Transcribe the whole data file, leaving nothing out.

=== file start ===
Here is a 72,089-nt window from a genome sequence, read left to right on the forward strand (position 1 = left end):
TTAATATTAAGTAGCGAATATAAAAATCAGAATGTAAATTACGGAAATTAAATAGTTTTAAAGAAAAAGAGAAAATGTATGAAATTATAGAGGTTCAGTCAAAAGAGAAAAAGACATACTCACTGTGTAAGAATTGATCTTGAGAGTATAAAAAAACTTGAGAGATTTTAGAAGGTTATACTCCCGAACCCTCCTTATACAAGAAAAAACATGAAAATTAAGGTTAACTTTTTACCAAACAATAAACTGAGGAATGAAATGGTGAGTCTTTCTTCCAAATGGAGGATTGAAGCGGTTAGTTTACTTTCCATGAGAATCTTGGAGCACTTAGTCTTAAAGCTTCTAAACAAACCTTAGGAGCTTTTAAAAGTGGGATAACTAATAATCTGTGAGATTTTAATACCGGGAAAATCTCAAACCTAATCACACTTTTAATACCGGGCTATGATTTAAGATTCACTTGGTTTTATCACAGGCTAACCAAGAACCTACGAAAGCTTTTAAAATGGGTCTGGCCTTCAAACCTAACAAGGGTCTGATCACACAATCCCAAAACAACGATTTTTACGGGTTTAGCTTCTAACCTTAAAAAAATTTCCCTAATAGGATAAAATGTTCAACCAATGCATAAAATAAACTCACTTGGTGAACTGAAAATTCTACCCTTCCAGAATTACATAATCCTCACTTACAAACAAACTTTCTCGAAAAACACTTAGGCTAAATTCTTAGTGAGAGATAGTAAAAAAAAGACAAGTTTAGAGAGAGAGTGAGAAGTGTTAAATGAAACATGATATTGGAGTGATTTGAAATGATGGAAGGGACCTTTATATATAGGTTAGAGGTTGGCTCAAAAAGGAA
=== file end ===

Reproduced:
Here is a 72,089-nt window from a genome sequence, read left to right on the forward strand (position 1 = left end):
TTAATATTAAGTAGCGAATATAAAAATCAGAATGTAAATTACGGAAATTAAATAGTTTTAAAGAAAAAGAGAAAATGTATGAAATTATAGAGGTTCAGTCAAAAGAGAAAAAGACATACTCACTGTGTAAGAATTGATCTTGAGAGTATAAAAAAACTTGAGAGATTTTAGAAGGTTATACTCCCGAACCCTCCTTATACAAGAAAAAACATGAAAATTAAGGTTAACTTTTTACCAAACAATAAACTGAGGAATGAAATGGTGAGTCTTTCTTCCAAATGGAGGATTGAAGCGGTTAGTTTACTTTCCATGAGAATCTTGGAGCACTTAGTCTTAAAGCTTCTAAACAAACCTTAGGAGCTTTTAAAAGTGGGATAACTAATAATCTGTGAGATTTTAATACCGGGAAAATCTCAAACCTAATCACACTTTTAATACCGGGCTATGATTTAAGATTCACTTGGTTTTATCACAGGCTAACCAAGAACCTACGAAAGCTTTTAAAATGGGTCTGGCCTTCAAACCTAACAAGGGTCTGATCACACAATCCCAAAACAACGATTTTTACGGGTTTAGCTTCTAACCTTAAAAAAATTTCCCTAATAGGATAAAATGTTCAACCAATGCATAAAATAAACTCACTTGGTGAACTGAAAATTCTACCCTTCCAGAATTACATAATCCTCACTTACAAACAAACTTTCTCGAAAAACACTTAGGCTAAATTCTTAGTGAGAGATAGTAAAAAAAAGACAAGTTTAGAGAGAGAGTGAGAAGTGTTAAATGAAACATGATATTGGAGTGATTTGAAATGATGGAAGGGACCTTTATATATAGGTTAGAGGTTGGCTCAAAAAGGAA